By Burak Bekdil
July 4, 2017
What’s in a name? A good deal. You would risk offending a Turk if you called his country’s biggest city “Constantinople” instead of “Istanbul.” Your Turkish friend would probably not know that the word “Istanbul” morphed from “Eis tin Polin,” which means “to the city” – in Greek.
Consider my own case. I was born in Ancyra, with a grandfather from Georgia, who settled first in Rhizios; my mother was a proud Chalcedonian; my parents were laid to rest in Aivali. My childhood was spent in Smyrna and my military training in Amaseia; I was a conscript in Cevlik via El-Azez. Or consider President Recep Tayyip Erdoğan, who is from Potamia. His predecessor, another Islamist, is from Caesarea. His three predecessors, chronologically, came from Akroenos, Sparta, and Maldiye. The Turks owe their independence largely to a successful war at Gallipoli. Another great day in the history of the Turkish Republic was Ataturk’s landing at Sampsus, where he launched the War of Independence. And the first capital of the Ottomans was Prousa.
Not one of those town names is Turkish. Even the contemporary word for the Turkish homeland, “Anadolu,” comes from the Greek word “Anatoli” (“east”).
Nevertheless, in deeply polarized Turkey, language is not just language. It has been part of Erdoğan’s campaign to make Turkey more Islamic and more Turkish. Remarkably, in 2014, Erdoğan lectured on a language he does not understand, speak, read, or write. “We once had a language [Ottoman] perfectly suitable for science,” he lamented, “Then it disappeared overnight [Ataturk’s alphabet revolution].” In 1923, only 2.5% of the Turks were literate, and only a fraction of them could speak Ottoman.
In many ways, Erdoğan’s passionate longing for a dead language is both ideological and Orwellian: “The revolution will be complete when the language is perfect (George Orwell, 1984).” Today, with the Ottoman language long forgotten, Erdoğan wants to rid Turkish of “foreign words.” Why? Because “Turkey faces a mortal threat from foreign ‘affectations.’”
Erdoğan recently said, “Where do attacks against cultures and civilizations begin? With language.” He then ordered the foreign word “arena” removed from sports venues across the country. Most “arenas” are now on their way to becoming “stadiums” or “parks” – both of which are also non-Turkish words.
Erdoğan’s language revolution is problematic for a number of reasons. To start with, his understanding of “foreign” reflects his powerful Islamist ideology.
Wikipedia describes a foreign language or word as “a language or word indigenous to another country.” By that definition, Erdoğan is right that “arena,” “mall,” “computer,” “tower,” and “check-up” are foreign words. But what about, for instance, “Tayeb,” the president’s own name, which means “good or kind” in Arabic?
In 2012, of the 27 first names belonging to ministers in Erdoğan’s cabinet, 20 were common Arabic names, two were the Turkish version of a common Arabic name, and only five were Turkish. Even the first-ever indigenous Turkish drone built and exhibited with fireworks had a Persian name: the Anka (“phoenix”).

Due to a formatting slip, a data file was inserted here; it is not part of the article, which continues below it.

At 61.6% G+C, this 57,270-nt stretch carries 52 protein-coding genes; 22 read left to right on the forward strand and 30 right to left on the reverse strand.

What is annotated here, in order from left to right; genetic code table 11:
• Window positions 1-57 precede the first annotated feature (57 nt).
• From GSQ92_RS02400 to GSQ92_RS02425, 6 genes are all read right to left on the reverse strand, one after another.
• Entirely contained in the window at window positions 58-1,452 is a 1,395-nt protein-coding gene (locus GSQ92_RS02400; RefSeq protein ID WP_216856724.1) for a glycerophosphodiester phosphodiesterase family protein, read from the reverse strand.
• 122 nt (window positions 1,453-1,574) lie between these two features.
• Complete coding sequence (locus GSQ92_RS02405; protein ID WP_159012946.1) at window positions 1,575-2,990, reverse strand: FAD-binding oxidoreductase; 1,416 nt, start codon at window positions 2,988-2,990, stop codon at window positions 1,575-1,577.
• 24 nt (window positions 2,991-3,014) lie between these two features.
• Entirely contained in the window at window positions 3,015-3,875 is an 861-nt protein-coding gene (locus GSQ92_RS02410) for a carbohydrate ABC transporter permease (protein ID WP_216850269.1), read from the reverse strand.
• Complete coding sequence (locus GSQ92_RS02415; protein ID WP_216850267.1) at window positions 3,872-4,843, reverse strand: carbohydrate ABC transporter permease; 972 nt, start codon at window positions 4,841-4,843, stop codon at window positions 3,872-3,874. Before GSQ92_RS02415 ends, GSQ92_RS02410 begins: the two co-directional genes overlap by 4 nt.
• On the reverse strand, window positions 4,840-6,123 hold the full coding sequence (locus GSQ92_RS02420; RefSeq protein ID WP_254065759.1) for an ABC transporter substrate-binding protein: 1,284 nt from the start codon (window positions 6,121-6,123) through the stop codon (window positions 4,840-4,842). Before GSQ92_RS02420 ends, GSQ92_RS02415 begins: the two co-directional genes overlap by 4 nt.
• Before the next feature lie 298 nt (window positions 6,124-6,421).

So what is Erdoğan’s problem with foreign names or words? They are fine if they come from certain Muslim cultures – but alien if they come from remote Muslim cultures, like the Hui in China and others in Indonesia, Malaysia, and India. Erdoğan does not view anything Arabic or, to a certain extent, Persian, as “foreign.”
In 2011, Favlus Ay, a Turkish citizen of Assyrian origin, appealed to a court to change his surname (which is Turkish for “moon”) to Bartuma, which has the same meaning in a Syriac language. The court refused his request, but Ay did not give up. Eventually, he appealed to the Constitutional Court to demand the cancellation of Article 3 of the Law on Family Names, the legal basis on which his appeal for the name “Bartuma” was denied. That article bans the use of surnames “belonging to foreign nations and races.” The lower court cited this article when it ruled against Ay’s appeal on the grounds that it was “against national unity.” The Supreme Court also ruled that Ay’s demand for the annulment of Article 3 of the Law on Family Names be rejected, again in order to maintain national unity.
One might think the ban and its legal basis are ridiculous. In fact, the whole story, when seen from a wider angle, is even more absurd than the ban itself. The president of the Supreme Court that ruled in favour of the ban on foreign names is named Hasim Kilic. Hasim (Hashim or Hasheem) is a common Arabic male name. Thus, a Syriac name apparently belongs to a “foreign race,” but an Arabic name does not. Are Turks Arabs? Do they speak the same language? Do they have the same ethnicity? We all know the answers to those questions.
The Turkish Islamist quest to rid the Turkish language of western words is fundamentally hypocritical. Erdoğan and other important men in Ankara are driven about in western-made cars; use western mobile phones, applications, and software; buy western-made weapons to defend their country; wear fancy western suits and neckties – but hate western words. As it happens, the Turkish word for “hypocrite” really is Turkish.
Burak Bekdil is an Ankara-based columnist. He regularly writes for the Gatestone Institute and Defense News and is a fellow at the Middle East Forum.